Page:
• For tough bolts that won’t allow a socket, use flare nut wrenches whenever possible. They’re almost a complete six-point, and have tighter tolerances than typical combination wrenches. As a result, they’re a lot less likely to round off a bolt head. They’re mandatory for brake line fittings, but definitely a good idea on any other small fasteners that are giving you trouble.
As a final note, put some thought in to the last bolt that’s holding something in place. If you’re sitting under something heavy enough to knock a tooth out, crack all the bolts loose, but leave the easiest-to-reach one for last. Doing so will allow you to support or control how the steering box (or whatever) drops before that ohshit moment when you’ve got one hand bent up around the frame to undo the nut and have to hold up 50lbs of cast iron with the other.

Bolting

Some assemblies like cylinder heads or differentials have very specific needs for tightening sequence, locking compound and torque specs. You absolutely need to follow these to a T. Second most sensitive are parts involving aluminum like spark plugs or exhaust manifold bolts (on a car with an aluminum head), as you will rue the day you stripped any of those threads. Over time you will develop a sense of about how much umph corresponds to a given amount of torque, but in the mean time get yourself a both ft-lbs and in-lbs torque wrenches. On the whole, you’ll find the proper specs feel lower than what most people consider “good and tight”.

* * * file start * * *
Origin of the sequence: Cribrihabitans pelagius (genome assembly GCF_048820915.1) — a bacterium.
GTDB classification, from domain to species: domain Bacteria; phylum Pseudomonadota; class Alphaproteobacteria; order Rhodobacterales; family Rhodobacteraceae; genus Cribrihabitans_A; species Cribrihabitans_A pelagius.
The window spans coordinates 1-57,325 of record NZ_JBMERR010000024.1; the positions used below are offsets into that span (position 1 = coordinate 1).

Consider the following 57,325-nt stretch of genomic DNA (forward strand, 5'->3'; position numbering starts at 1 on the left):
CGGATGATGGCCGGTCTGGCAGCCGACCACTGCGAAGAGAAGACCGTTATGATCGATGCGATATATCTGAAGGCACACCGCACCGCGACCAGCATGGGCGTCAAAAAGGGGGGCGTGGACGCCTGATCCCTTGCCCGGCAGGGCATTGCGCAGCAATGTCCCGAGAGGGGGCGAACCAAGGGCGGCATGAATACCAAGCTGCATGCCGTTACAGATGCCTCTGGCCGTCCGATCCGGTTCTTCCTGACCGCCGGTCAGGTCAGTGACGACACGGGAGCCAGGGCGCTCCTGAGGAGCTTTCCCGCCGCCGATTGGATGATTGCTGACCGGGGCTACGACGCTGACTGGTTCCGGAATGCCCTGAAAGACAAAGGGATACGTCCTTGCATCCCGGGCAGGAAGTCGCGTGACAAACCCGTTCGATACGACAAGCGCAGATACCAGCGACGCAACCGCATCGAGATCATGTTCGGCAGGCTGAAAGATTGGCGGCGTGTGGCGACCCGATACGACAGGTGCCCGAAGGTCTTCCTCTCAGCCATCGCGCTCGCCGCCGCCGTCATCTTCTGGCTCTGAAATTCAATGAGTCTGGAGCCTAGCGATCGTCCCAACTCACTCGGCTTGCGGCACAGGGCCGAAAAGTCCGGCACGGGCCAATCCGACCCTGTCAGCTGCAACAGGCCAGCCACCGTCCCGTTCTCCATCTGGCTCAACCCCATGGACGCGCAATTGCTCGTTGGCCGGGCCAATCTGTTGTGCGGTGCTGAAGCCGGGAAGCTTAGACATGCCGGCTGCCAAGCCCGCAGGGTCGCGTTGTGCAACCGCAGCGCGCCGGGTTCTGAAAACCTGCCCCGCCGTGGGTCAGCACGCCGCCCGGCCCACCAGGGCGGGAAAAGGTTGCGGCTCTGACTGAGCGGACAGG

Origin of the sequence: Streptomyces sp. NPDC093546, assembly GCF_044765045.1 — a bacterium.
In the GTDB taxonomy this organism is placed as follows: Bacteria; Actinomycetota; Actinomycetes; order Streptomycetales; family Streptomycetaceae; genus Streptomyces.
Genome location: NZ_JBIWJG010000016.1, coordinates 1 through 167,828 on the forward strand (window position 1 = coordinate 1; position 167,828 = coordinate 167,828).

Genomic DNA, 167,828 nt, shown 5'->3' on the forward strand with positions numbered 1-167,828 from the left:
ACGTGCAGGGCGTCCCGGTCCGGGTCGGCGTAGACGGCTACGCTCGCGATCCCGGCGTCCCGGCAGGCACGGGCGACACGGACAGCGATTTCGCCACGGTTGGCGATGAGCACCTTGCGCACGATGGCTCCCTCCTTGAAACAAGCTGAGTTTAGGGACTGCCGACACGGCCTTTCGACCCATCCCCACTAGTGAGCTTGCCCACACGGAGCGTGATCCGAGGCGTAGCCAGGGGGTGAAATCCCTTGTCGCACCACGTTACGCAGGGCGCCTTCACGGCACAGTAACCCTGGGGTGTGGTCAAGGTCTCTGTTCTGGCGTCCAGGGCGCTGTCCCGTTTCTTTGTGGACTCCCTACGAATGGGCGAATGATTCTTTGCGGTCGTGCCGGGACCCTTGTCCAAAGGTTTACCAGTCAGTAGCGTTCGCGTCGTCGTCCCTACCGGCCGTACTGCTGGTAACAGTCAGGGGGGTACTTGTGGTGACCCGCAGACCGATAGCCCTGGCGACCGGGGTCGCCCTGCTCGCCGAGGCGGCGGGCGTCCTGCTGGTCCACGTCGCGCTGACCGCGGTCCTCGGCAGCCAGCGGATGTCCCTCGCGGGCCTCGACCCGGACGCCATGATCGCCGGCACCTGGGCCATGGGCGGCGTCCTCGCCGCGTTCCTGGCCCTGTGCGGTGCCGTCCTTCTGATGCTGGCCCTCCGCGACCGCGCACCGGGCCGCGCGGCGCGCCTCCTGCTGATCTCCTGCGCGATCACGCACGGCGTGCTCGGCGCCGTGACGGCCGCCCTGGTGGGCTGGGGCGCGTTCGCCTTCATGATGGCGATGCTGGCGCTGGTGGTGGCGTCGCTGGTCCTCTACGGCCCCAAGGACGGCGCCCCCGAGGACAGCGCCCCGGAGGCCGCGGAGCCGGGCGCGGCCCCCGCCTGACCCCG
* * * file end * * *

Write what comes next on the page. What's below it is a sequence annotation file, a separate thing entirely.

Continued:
Regardless of how great the torque spec, a torque wrench is the proper finishing tool, not an impact wrench. Yes even (especially) on lug nuts.

A torque spec (or your “about that tight” feel) assumes the threads in question are clean. If the crud on the threads is adding an extra 20% to the torque you need to give the bolt, you’re not actually tightening the parts together properly. The point is: clean your threads before you reassemble. A quick douse with WD-40 and a rag or wire brush is plenty. Of course, if you’ve had to give a bolt the previously described full monty to crack it loose, replacement is your best bet.

If you’re spinning a bolt in by hand and think it’s time to reach for a wrench because you’ve reached the end of the “easy part”, try lightly vibrating/wiggling the bolt as you try to spin it. Doing so helps relieve some of the friction as more an more rough spots rub together. You’ll be surprised how much farther you can go just by hand by doing it this way.

Let’s say we’re putting something big and heavy into place, a transmission or intake manifold, for instance. Keep the following in mind:

  • Make and use alignment pins. 80lb cast-iron transmission install? One man job with a few headless bolts. Put four in, line things up and put in the remaining bolt. Socket-head set screws work well too, as you can back them out with an allen wrench.
  • If you can’t get a bolt started, skip it and go to one that you can. The act of getting more bolts in place might help align things. If you’re down to the last of seven and it won’t start, then try backing a few others out and giving things a wiggle (or hearty kick). Sometimes shifting the part away from the thing you’re bolting it to will give you more wiggle room to get a bolt started.
  • Don’t just tighten down the first bolt you can get started. Get all the bolts started, then snug them up, then tighten them down. Do the last two in a criss-cross (will make you jump jump!) fashion to ensure things don’t go on cockeyed.

…and as we all know, installation is the reverse of disassembly. If I keep repeating it, one day it might turn out to be true.

 That’s it for me this week, but you guys never cease astounding me with great follow ups in the comments; what else do you have to add?